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Culinary dictionary

A B C D E F G H I J K L M N O P Q R S T U V W X Y Z
  
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All words: 31

Oeuf - 
[OUF] The French word for "egg".

Oils - 
Oils have been used for cooking since prehistoric times. In general, oils come from vegetable sources - plants, nuts, seeds, etc. An oil is extracted from its source by one of two methods. In the solvent-extraction method, the ground ingredient is soaked in a chemical solvent that is later removed by boiling. The second method produces cold pressed oils, which is somewhat a misnomer because the mixture is heated to temperatures up to 160F before being pressed to extract the oil. After the oil is extracted, it`s either left in its crude state or refined.

Okara - 
[oh-KAH-rah] The residue that is left after the liquid is drained off when making soybean curd (tofu). This white by-product resembles wet sawdust. Okara, which is high in protein and fiber, is used in Japanese cooking for soups, vegetable dishes and even salads. It can be found in Asian markets that sell fresh tofu.

Okashi - 
[oh-KAH-shee] Japanese for confections, pastries and sweets. Sometimes spelled simply kashi.

Okolehao - 
[oh-koh-leh-HAH-oh] An 80 proof Hawaiian liquor made from a mash of the TI plant. It`s often substituted for rum and, like rum, comes in white (colorless) and golden versions. Okolehao is known on the islands as oke.

Olallieberry; olallie berry - 
[AHL-uh-lee] Grown mainly on the West Coast, this cross between a youngberry and a loganberry has a distinctive, sweet flavor and resembles a large, elongated blackberry. It`s delicious both fresh and cooked and makes excellent jams and jellies.

Old-fashioned - 
Said to have been made initially with a brand of Kentucky bourbon called "Old 1776" in the late 1800s, this drink is made by combining whiskey (usually Bourbon or Rye), a small amount of water, a dash of bitters and a sugar cube (or the equivalent amount of sugar syrup). It`s served over ice in a squat glass - commonly called an old-fashioned glass - and garnished with an orange slice and a Maraschino cherry.

Olivada - 
[oh-lee-VAH-dah] An Italian olive spread, which is generally a simple combination of pureed Italian black olives, olive oil and black pepper.

Olive - 
Olive varieties number in the dozens and vary in size and flavor. All fresh olives are bitter and the final flavor of the fruit greatly depends on how ripe it is when picked and the processing it receives. Underripe olives are always green, whereas ripe olives may be either green or black.

Olive oil - 
Pressing tree-ripened olives extracts a flavorful, monounsaturated oil that is prized throughout the world both for cooking (particularly in Mediterranean countries) and for salads. Today`s marketplace provides a wide selection of domestic olive oil (most of which comes from California) and imported oils from France, Greece, Italy and Spain. The flavor, color and fragrance of olive oils can vary dramatically depending on distinctions such as growing region and the crop`s condition.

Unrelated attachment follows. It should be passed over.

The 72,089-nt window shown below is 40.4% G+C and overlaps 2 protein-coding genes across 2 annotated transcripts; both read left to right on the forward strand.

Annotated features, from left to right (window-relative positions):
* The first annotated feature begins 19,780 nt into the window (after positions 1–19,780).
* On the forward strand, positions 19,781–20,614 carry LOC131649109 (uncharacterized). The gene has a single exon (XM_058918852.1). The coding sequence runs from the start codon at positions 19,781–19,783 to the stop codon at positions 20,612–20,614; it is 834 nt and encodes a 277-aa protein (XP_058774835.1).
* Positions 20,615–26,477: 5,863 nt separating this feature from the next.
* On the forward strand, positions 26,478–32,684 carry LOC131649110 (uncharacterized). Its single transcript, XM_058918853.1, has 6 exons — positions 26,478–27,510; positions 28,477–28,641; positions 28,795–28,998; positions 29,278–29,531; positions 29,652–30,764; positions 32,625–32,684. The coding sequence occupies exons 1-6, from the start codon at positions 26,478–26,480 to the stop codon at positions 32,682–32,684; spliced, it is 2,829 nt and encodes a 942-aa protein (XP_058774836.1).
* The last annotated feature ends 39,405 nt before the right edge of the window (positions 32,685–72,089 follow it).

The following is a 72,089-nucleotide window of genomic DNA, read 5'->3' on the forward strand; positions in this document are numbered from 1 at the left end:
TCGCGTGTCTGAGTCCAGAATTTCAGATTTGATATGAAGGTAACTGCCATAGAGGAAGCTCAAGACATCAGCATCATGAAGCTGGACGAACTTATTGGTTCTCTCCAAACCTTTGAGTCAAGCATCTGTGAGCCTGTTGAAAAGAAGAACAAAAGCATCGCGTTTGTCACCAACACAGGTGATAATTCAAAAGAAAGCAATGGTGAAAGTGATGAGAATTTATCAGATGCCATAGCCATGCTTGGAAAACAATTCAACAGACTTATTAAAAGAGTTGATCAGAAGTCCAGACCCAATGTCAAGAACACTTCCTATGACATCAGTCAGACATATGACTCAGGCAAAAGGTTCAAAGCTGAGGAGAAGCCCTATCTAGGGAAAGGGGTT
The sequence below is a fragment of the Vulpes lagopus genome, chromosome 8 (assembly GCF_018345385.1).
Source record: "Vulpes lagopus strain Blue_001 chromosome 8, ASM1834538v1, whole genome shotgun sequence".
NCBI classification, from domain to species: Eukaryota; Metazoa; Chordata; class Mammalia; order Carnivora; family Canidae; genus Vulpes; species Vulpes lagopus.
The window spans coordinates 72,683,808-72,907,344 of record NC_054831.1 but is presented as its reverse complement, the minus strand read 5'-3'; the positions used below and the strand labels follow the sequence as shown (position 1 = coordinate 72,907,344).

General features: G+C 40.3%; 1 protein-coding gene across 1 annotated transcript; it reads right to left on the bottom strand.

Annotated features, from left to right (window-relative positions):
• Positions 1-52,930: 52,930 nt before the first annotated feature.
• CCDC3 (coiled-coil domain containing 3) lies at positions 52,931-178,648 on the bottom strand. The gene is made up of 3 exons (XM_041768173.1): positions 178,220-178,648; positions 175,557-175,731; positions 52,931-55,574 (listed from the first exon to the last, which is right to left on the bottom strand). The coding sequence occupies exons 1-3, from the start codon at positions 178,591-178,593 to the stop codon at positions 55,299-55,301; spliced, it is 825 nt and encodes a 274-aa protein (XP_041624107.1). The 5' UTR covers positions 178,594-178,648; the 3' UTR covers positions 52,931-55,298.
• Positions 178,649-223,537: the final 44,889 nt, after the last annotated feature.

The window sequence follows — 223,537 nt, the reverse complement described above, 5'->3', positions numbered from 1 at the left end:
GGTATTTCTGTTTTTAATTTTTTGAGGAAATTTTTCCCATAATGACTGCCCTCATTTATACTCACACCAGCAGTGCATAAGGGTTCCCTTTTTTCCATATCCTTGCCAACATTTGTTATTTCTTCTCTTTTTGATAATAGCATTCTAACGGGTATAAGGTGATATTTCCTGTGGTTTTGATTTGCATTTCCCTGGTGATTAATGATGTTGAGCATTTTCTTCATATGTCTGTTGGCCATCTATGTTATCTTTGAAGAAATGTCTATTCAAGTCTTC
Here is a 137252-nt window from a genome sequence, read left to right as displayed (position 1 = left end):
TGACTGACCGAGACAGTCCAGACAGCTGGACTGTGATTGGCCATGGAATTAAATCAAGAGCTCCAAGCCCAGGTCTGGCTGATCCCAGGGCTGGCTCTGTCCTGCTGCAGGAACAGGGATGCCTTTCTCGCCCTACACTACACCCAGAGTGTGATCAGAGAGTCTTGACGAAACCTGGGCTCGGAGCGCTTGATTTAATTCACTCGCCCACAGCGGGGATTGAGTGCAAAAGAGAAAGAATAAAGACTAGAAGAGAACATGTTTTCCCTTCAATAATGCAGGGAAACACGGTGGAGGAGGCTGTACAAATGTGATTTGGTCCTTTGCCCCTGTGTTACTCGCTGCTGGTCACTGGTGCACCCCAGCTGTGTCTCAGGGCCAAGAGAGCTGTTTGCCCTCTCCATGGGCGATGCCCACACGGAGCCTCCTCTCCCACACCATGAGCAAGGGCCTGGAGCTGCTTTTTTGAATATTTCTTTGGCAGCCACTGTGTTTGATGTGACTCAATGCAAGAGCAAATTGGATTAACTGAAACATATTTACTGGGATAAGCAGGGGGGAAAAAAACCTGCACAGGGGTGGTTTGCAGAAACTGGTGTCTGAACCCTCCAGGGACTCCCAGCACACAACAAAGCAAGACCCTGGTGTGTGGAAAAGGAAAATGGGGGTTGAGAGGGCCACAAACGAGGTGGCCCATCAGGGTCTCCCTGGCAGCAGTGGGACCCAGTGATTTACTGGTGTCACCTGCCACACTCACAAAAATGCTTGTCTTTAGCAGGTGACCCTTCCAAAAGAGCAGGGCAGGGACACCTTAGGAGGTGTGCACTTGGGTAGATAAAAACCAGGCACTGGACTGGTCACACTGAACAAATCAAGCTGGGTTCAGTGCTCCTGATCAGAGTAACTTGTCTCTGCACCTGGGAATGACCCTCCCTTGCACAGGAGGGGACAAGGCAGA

Oloroso - 
[oh-loh-ROH-soh] A full-flavored sherry that has a dark, rich color. Olorosos are usually aged longer than most sherries and are therefore also more expensive. They`re often labeled cream or golden sherry.

Olympia oyster - 
[oh-LIHM-pee-uh] Native to the Pacific Coast, the Olympia oyster is found primarily in the Pacific Northwest around Washington's Puget Sound. It`s very small, seldom exceeding 1 1/2 inches. The Olympia has an excellent flavor and is a favorite for eating on the half shell. Because they are so small, it takes a fair number to satisfy most oyster aficionados.

Omelet; omelette - 
[AHM-leht] A mixture of eggs, seasonings and sometimes water or milk, cooked in butter until firm and filled or topped with various fillings such as cheese, ham, mushrooms, onions, peppers, sausage and herbs. Sweet omelets can be filled with jelly, custard or fruit, sprinkled with confectioners` sugar or flamed with various liquors or liqueurs.

On the half shell - 
A phrase commonly used to describe raw oysters served on the bottom shell only, usually on a plate of crushed ice or, in the case of cooked dishes such as oysters rockefeller, on a bed of rock salt.

On the rocks - 
When a beverage (usually liquor) is served over ice without added water or other mixer, it`s usually referred to as "on the rocks".

Onion - 
Related to the lily, this underground bulb is prized around the world for the magic it makes in a multitude of dishes with its pungent flavor and odor. There are two main classifications of onion - green onions (also called scallions) and dry onions, which are simply mature onions with a juicy flesh covered with dry, papery skin. Dry onions come in a wide range of sizes, shapes and flavors.

Opah - 
Also called moonfish ,the opah is a marine fish that can reach up to 200 pounds. The pinkish flesh of this fish is rich, full flavored and fine textured. It`s suitable for baking, poaching and steaming.